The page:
Fountain of Balanton, Fountain of Barenton(?)
D.D.R. Owen identifies Barenton as the marvelous spring of Chrétien’s Yvain, and it seems to me unlikely that two different marveolus springs in the same forest would have such similar names; but I do not venture to answer whether it was called either Barenton or Balanton in Chrétien’s day – the only name I find in Owen’s translation of Yvain that might cover the spring and castle thereto pertaining is Landuc – nor do I answer the question whether the Broceliande of Chrétien’s romances is in Britain or Brittany.
Chrétien’s Arthur visits his Breton lands in Erec and Cligés; on the other hand, Ywaine starts from Carlisle in Wales with hopes of reaching Broceliande in two days’ time and, while he may not succeed in this schedule, subsequent events in this romance [part of which runs concurrently with Lancelot’s adventures in Gore] suggests no crossing of waters to and from Brittany.
By Chrétien’s description, the cold spring bubbled or “boiled” up beneath a very fine pine tree. A pure gold basin hung from the pine, and the slab beside the spring was of emerald, bored out like a cask, with four bright rubies underneath it. On the other side of the spring was a small but pretty chapel.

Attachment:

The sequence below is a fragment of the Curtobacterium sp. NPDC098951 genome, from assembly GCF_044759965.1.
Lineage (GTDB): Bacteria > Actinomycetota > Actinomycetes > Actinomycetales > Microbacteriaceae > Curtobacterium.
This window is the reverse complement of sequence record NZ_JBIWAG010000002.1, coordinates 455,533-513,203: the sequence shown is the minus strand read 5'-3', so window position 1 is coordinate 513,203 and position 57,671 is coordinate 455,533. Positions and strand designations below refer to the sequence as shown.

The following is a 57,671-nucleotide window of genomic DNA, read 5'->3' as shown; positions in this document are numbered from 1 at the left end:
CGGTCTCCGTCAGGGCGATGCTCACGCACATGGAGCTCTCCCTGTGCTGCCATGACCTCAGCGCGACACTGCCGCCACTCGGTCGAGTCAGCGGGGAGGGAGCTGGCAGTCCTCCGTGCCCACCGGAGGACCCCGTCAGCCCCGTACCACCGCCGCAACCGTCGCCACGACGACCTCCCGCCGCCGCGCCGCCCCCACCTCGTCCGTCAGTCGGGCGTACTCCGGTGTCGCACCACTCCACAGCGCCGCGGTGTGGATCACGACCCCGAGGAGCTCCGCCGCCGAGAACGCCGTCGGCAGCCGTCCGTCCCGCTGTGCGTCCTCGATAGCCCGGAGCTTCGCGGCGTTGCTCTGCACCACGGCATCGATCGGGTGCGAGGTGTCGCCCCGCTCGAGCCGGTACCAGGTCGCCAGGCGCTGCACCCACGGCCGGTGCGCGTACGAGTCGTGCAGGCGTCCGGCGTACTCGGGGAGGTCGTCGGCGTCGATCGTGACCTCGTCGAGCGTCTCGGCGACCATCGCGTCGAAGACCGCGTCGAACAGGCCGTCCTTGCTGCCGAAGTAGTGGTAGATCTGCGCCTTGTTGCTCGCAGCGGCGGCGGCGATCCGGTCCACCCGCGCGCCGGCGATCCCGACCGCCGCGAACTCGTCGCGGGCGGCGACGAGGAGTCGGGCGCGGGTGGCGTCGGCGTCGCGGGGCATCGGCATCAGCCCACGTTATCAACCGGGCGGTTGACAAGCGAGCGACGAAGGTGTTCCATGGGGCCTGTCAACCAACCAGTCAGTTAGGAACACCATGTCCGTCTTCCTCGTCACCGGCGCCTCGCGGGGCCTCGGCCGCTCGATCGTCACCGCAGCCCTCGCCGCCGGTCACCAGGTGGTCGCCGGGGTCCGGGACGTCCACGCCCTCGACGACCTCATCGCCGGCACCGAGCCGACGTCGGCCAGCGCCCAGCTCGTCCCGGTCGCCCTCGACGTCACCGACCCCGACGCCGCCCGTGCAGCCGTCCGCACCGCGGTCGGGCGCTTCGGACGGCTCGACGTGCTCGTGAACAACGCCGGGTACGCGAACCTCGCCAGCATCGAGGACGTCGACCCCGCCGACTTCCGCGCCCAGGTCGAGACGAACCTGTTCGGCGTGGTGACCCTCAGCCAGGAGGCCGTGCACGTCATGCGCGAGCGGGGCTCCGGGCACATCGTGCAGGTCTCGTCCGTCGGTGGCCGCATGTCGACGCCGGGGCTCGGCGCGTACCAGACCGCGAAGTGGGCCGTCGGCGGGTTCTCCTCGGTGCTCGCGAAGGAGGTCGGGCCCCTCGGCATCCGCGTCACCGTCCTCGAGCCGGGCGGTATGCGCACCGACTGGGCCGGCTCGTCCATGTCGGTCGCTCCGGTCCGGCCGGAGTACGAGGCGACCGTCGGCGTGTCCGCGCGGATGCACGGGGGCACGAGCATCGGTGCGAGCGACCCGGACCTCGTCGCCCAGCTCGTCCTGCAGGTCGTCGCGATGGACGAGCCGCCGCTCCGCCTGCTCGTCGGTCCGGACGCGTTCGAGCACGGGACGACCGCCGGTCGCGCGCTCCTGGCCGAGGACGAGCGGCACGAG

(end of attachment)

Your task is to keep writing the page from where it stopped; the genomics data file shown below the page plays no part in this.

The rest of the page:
In The Golden Bough, Sir James Frazer observed that Breton peasants resorted in times of drought to a fountain or stream called Barenton. It would hardly have been as expensively decorated as the one Chrétien describes.
Broceliande | The Legend of King Arthur
Esclados | The Legend of King Arthur
Laudine of Landuc | The Legend of King Arthur
Ywaine | The Legend of King Arthur